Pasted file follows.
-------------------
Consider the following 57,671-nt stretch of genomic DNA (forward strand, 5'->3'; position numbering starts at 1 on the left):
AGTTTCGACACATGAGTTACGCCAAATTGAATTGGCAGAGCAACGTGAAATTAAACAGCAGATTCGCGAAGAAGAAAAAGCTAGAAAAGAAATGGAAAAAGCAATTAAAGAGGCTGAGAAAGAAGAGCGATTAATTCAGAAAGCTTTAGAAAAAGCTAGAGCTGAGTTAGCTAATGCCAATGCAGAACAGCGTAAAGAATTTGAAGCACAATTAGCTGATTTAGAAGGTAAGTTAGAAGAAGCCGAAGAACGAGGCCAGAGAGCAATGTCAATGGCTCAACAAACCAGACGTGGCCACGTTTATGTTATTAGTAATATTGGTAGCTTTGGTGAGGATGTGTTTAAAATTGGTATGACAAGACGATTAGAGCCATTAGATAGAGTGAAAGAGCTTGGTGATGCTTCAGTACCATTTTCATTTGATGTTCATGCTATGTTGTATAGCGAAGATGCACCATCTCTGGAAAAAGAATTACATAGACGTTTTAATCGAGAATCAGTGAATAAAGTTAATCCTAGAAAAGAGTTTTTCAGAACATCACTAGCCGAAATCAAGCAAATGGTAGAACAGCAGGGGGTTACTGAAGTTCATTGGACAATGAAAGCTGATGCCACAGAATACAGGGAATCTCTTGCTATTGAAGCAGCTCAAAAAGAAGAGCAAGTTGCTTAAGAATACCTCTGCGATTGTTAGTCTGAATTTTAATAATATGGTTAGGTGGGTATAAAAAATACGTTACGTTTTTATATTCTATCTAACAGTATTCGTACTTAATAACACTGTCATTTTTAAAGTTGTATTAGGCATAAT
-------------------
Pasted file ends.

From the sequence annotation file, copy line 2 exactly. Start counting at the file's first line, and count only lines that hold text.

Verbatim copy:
AGTTTCGACACATGAGTTACGCCAAATTGAATTGGCAGAGCAACGTGAAATTAAACAGCAGATTCGCGAAGAAGAAAAAGCTAGAAAAGAAATGGAAAAAGCAATTAAAGAGGCTGAGAAAGAAGAGCGATTAATTCAGAAAGCTTTAGAAAAAGCTAGAGCTGAGTTAGCTAATGCCAATGCAGAACAGCGTAAAGAATTTGAAGCACAATTAGCTGATTTAGAAGGTAAGTTAGAAGAAGCCGAAGAACGAGGCCAGAGAGCAATGTCAATGGCTCAACAAACCAGACGTGGCCACGTTTATGTTATTAGTAATATTGGTAGCTTTGGTGAGGATGTGTTTAAAATTGGTATGACAAGACGATTAGAGCCATTAGATAGAGTGAAAGAGCTTGGTGATGCTTCAGTACCATTTTCATTTGATGTTCATGCTATGTTGTATAGCGAAGATGCACCATCTCTGGAAAAAGAATTACATAGACGTTTTAATCGAGAATCAGTGAATAAAGTTAATCCTAGAAAAGAGTTTTTCAGAACATCACTAGCCGAAATCAAGCAAATGGTAGAACAGCAGGGGGTTACTGAAGTTCATTGGACAATGAAAGCTGATGCCACAGAATACAGGGAATCTCTTGCTATTGAAGCAGCTCAAAAAGAAGAGCAAGTTGCTTAAGAATACCTCTGCGATTGTTAGTCTGAATTTTAATAATATGGTTAGGTGGGTATAAAAAATACGTTACGTTTTTATATTCTATCTAACAGTATTCGTACTTAATAACACTGTCATTTTTAAAGTTGTATTAGGCATAAT